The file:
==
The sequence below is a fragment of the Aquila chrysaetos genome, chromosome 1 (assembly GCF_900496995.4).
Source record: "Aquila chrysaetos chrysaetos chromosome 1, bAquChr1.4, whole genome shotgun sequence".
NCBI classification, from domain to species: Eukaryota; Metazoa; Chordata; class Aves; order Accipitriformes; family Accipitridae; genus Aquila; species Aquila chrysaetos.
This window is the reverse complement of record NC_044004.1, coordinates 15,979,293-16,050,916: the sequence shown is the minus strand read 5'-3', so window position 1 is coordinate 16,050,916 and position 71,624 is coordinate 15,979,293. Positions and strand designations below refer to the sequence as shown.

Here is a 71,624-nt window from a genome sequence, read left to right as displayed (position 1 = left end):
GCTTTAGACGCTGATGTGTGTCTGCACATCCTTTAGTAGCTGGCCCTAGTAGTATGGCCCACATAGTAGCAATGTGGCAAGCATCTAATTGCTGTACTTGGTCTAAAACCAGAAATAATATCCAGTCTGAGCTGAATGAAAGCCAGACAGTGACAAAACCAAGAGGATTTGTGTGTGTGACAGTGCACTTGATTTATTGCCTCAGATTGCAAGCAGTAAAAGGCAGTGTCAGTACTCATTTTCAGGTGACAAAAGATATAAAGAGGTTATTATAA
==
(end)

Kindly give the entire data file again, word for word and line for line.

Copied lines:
The sequence below is a fragment of the Aquila chrysaetos genome, chromosome 1 (assembly GCF_900496995.4).
Source record: "Aquila chrysaetos chrysaetos chromosome 1, bAquChr1.4, whole genome shotgun sequence".
NCBI classification, from domain to species: Eukaryota; Metazoa; Chordata; class Aves; order Accipitriformes; family Accipitridae; genus Aquila; species Aquila chrysaetos.
This window is the reverse complement of record NC_044004.1, coordinates 15,979,293-16,050,916: the sequence shown is the minus strand read 5'-3', so window position 1 is coordinate 16,050,916 and position 71,624 is coordinate 15,979,293. Positions and strand designations below refer to the sequence as shown.

Here is a 71,624-nt window from a genome sequence, read left to right as displayed (position 1 = left end):
GCTTTAGACGCTGATGTGTGTCTGCACATCCTTTAGTAGCTGGCCCTAGTAGTATGGCCCACATAGTAGCAATGTGGCAAGCATCTAATTGCTGTACTTGGTCTAAAACCAGAAATAATATCCAGTCTGAGCTGAATGAAAGCCAGACAGTGACAAAACCAAGAGGATTTGTGTGTGTGACAGTGCACTTGATTTATTGCCTCAGATTGCAAGCAGTAAAAGGCAGTGTCAGTACTCATTTTCAGGTGACAAAAGATATAAAGAGGTTATTATAA